13. Sell your products differently: Sometimes you have to get creative in your sales process. For example, Pizza Transit in Niles, MI, closed its doors on indoor dining and opened the door to an innovative way to keep children at home entertained and fed. They are now offering p make-at-home pizza kits-to keep children at home entertained and making it a fun night for the entire family at home. Netflix is now offering a Netflix Party app to let groups of friends get together virtually and watch their favorite Netflix titles on their computers at the same time. Springvale Baptist Church of Lugoff, SC, is holding a Drive-in Church. How can you repackage your services or products to best serve your customers?

14.  Set up appointments automatically online: If you have a system set up in which your customers have to call you for an appointment, let them set up appointments with you online. I’ve been using Book Like a Boss for years for this task, and I can set a variety of types of appointments and create a different link for each. I can set rules about how long the appointment should be, followup directions after a customer makes an appointment, and send out reminder emails and texts. You can embed this on your website or link to it in social media.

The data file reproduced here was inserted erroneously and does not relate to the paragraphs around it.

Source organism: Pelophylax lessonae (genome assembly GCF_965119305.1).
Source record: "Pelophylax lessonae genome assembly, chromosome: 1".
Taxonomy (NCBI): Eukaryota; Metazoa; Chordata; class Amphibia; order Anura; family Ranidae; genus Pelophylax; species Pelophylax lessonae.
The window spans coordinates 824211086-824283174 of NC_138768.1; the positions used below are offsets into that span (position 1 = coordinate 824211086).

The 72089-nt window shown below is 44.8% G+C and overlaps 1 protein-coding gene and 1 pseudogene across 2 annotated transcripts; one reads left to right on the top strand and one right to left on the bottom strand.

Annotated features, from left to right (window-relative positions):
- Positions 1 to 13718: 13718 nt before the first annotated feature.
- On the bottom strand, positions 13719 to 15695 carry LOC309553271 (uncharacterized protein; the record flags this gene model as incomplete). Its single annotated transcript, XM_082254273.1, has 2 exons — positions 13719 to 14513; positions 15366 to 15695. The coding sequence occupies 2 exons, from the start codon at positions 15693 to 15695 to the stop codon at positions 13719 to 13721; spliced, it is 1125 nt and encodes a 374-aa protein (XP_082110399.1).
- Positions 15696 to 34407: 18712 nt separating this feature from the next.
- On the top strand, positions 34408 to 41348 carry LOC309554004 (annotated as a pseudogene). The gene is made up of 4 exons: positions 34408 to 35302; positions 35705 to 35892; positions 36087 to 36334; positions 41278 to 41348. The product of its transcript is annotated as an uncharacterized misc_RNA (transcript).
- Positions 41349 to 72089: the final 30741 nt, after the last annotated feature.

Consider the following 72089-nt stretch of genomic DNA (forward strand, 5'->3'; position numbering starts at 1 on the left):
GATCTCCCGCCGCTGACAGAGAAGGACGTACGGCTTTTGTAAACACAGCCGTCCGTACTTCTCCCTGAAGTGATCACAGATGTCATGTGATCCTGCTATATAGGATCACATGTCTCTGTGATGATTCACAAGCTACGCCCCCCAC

15. Call and offer to help: There’s nothing like a good ole’ phone call with an offer to help your customers or teach them how to help your clients think outside the box, especially if they are in an industry that has been forced to close by local governments. Want to brainstorm about how you can think outside the box in your business during this time? Set up a time to chat with me at — I’m offering this free of charge!

Times of crisis can be a great opportunity for you to grow your business like never before. Try one (or more) of these ways to think outside the box in your own business.

About the Author Donna Gunter

Best-selling author Donna Gunter works with successful business owners who are experts in their fields and established in their industry and are seeking a way to stand out from their competitors. Using her Ideal Clients on Autopilot System©, she helps them determine the exact strategies to generate more qualified leads and better-paying clients with automated systems. This proven system makes all their marketing easier and more effective and they find themselves positioned as the only choice for their clients.